Despite the fact that its script was approved by government censors, the release of Mission: Impossible III is facing trouble in China over concerns that the movie "tarnishes the image of Shanghai." According to Variety, the project was covered so heavily in the Chinese press while it was begin shot that it's hard to believe a single frame was photographed unnoticed -- even the ones showing "rags and underwear drying outdoors in side streets rather than of the gleaming skyscrapers of the city skyline," the scenes that are rumored to be part of the problem.

Though there is no talk of the movie being outright banned in China, it's becoming increasingly likely that delays will push its release back to late July, after the five week early-summer blackout imposed on foreign films during the national celebration of the Communist Party's anniversary. And, since by that time it will have been on screens around the world for months, high-quality, dirt-cheap bootleg DVDs of MI3 will have flooded major Chinese cities, thus dramatically reducing the size of its potential theatrical audience.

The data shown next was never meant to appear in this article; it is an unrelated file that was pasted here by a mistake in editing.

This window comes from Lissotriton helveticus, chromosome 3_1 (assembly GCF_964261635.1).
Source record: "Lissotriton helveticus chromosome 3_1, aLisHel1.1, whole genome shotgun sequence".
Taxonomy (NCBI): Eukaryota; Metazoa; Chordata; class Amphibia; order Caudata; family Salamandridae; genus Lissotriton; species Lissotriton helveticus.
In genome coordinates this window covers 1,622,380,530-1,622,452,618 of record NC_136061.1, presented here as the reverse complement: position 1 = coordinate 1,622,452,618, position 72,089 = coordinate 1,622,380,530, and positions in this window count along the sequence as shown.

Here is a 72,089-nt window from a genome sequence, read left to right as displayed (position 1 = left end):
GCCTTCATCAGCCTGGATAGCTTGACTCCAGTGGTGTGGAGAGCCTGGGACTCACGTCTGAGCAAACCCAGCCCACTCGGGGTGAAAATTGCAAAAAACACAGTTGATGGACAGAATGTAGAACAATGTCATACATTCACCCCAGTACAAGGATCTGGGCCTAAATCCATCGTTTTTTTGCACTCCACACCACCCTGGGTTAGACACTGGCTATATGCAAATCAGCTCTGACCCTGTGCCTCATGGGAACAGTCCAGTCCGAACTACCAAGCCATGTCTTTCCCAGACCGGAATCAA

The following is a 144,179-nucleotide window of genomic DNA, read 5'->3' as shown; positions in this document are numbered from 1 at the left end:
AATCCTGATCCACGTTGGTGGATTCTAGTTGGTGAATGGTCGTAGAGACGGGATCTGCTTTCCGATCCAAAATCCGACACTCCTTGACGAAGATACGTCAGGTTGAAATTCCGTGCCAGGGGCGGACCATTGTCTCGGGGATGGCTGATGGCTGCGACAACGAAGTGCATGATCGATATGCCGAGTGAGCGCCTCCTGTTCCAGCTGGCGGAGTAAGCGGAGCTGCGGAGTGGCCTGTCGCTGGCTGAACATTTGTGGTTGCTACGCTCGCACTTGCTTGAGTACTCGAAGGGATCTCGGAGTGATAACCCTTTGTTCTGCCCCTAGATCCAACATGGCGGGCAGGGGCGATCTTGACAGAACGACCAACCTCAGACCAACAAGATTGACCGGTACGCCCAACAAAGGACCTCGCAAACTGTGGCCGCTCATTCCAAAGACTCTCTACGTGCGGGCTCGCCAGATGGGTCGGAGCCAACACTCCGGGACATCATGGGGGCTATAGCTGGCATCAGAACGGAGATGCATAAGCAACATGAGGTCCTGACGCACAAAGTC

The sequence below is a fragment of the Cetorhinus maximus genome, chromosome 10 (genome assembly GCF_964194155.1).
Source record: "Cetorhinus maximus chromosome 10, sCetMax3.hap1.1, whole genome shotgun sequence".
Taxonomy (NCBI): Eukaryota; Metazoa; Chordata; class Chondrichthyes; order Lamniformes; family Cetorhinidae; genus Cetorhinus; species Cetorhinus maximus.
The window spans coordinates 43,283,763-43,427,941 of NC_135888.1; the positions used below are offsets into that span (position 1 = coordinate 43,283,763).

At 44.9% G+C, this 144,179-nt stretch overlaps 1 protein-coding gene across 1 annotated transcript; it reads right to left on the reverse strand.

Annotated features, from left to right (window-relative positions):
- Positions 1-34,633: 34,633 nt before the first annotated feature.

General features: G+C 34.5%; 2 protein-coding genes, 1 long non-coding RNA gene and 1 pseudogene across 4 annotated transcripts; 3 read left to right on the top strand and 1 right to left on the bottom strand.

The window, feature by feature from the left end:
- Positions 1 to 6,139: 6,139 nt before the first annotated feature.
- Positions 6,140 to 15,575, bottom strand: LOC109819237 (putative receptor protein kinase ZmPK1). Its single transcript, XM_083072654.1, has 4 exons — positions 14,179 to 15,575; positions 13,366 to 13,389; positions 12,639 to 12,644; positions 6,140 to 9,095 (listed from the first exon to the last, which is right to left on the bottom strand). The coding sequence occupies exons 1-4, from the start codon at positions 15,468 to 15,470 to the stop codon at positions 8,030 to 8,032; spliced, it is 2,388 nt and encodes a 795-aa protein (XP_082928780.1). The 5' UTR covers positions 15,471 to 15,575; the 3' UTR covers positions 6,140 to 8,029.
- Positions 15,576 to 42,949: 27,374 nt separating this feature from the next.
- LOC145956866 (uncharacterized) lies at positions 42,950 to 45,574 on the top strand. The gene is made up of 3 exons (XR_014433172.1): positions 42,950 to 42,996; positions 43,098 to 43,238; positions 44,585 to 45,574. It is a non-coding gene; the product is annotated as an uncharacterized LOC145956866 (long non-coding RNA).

So, that's a few million more bucks the movie won't make -- which is, you know, terribly sad. Yawn. It's hard to tell how upset anyone will be over this, because though the film has disappointed at home, it's making money hand over fist abroad -- once The Da Vinci Code comes out, however, that might change.